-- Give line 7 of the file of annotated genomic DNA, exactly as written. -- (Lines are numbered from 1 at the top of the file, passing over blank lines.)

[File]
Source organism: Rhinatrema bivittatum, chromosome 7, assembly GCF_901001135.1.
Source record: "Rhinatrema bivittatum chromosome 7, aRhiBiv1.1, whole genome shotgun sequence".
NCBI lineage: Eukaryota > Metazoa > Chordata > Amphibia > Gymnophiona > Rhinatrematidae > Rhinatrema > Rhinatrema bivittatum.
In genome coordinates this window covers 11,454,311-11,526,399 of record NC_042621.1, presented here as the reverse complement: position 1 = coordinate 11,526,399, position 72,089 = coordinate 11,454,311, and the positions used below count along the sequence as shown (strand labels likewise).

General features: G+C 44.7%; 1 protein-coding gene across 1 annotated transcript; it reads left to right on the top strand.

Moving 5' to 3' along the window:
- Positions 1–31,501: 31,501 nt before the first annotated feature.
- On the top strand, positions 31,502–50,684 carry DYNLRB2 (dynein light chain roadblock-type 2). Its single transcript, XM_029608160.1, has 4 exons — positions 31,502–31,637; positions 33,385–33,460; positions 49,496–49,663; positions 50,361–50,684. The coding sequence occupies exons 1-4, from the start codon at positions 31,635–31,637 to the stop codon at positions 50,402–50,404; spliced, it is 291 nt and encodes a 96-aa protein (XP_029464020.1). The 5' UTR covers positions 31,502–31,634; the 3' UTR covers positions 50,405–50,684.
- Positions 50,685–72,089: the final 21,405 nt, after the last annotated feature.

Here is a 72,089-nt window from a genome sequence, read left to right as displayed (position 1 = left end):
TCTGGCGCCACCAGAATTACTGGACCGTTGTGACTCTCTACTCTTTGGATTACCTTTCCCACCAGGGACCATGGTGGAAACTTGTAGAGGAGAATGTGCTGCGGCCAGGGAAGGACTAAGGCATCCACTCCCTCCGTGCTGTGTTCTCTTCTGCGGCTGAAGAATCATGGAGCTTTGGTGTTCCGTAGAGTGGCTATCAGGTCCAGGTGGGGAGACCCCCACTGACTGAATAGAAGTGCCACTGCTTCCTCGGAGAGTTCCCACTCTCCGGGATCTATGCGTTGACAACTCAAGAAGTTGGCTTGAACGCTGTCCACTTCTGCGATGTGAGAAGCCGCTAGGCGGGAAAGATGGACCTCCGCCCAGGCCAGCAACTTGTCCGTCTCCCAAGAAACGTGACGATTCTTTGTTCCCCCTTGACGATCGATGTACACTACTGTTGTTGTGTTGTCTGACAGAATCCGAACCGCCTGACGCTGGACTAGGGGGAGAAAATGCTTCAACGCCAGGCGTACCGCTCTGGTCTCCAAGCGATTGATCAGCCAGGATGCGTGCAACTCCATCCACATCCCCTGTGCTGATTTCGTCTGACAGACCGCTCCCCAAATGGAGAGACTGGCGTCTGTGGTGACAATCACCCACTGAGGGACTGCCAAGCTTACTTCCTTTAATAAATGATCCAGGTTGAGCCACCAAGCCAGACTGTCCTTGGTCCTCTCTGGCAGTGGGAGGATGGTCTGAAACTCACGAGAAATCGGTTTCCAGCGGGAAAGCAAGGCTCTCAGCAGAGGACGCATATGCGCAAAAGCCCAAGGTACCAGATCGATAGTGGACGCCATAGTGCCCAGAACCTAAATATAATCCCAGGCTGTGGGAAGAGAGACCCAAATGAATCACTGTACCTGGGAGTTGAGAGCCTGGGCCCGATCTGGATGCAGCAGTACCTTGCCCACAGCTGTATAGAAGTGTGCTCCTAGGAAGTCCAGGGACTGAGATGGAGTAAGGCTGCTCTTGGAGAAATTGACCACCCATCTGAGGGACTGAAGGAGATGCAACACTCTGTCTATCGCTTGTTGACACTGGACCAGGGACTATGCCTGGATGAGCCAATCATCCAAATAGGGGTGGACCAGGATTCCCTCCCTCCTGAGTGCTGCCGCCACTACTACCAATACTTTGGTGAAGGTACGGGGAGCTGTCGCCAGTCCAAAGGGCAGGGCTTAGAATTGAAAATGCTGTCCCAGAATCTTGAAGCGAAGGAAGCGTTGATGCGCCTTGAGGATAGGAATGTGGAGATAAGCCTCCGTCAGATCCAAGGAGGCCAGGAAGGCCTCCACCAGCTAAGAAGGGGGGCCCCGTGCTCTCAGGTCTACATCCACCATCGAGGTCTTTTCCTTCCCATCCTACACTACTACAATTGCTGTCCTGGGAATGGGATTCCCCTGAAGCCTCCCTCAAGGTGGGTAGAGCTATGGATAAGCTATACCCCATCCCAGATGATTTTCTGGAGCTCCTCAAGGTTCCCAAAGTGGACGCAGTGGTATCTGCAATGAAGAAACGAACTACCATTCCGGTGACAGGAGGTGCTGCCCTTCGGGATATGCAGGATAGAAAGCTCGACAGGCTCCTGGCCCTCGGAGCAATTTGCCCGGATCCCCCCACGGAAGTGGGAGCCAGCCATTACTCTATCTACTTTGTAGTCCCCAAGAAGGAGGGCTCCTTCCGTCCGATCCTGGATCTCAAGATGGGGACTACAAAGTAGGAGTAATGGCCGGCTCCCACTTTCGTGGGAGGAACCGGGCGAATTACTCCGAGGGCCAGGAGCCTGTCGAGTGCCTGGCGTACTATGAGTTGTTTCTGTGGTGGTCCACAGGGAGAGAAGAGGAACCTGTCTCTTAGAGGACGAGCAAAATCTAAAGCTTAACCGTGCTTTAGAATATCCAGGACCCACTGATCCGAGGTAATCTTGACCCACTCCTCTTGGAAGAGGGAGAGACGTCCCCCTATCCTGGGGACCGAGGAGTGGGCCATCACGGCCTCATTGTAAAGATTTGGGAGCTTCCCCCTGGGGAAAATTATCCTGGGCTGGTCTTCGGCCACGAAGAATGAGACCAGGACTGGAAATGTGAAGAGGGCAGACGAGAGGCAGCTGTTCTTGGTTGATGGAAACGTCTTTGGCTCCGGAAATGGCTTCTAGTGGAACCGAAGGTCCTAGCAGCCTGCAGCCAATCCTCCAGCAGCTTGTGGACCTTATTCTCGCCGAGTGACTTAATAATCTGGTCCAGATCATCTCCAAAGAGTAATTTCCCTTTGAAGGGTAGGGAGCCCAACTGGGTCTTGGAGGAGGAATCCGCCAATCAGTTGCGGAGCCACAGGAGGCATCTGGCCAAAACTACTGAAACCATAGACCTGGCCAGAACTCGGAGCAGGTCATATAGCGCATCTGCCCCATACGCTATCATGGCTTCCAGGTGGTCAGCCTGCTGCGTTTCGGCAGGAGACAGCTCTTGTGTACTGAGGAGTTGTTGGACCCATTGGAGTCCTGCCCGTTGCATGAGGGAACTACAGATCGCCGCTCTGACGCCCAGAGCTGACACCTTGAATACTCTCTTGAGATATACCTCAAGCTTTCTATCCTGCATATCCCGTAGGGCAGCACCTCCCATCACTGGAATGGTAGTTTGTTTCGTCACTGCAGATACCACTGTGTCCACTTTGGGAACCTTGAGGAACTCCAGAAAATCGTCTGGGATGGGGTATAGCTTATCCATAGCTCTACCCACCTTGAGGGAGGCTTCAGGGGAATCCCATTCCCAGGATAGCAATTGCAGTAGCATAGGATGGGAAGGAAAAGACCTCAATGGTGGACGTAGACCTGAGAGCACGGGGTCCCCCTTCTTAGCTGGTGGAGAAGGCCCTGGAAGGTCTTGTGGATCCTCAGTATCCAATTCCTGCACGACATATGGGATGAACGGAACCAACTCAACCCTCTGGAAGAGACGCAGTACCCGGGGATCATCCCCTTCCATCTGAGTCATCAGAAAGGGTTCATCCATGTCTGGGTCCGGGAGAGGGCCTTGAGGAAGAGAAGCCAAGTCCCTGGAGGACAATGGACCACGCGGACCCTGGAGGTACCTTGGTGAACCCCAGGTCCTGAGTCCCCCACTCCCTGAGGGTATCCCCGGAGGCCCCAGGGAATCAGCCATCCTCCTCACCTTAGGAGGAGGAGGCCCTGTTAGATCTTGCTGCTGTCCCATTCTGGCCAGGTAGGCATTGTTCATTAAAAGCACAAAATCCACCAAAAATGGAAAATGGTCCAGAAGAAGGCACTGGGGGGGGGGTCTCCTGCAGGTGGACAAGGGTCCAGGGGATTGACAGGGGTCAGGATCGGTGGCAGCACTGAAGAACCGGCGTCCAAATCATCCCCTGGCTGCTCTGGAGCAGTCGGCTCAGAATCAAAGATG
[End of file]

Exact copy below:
- Positions 1–31,501: 31,501 nt before the first annotated feature.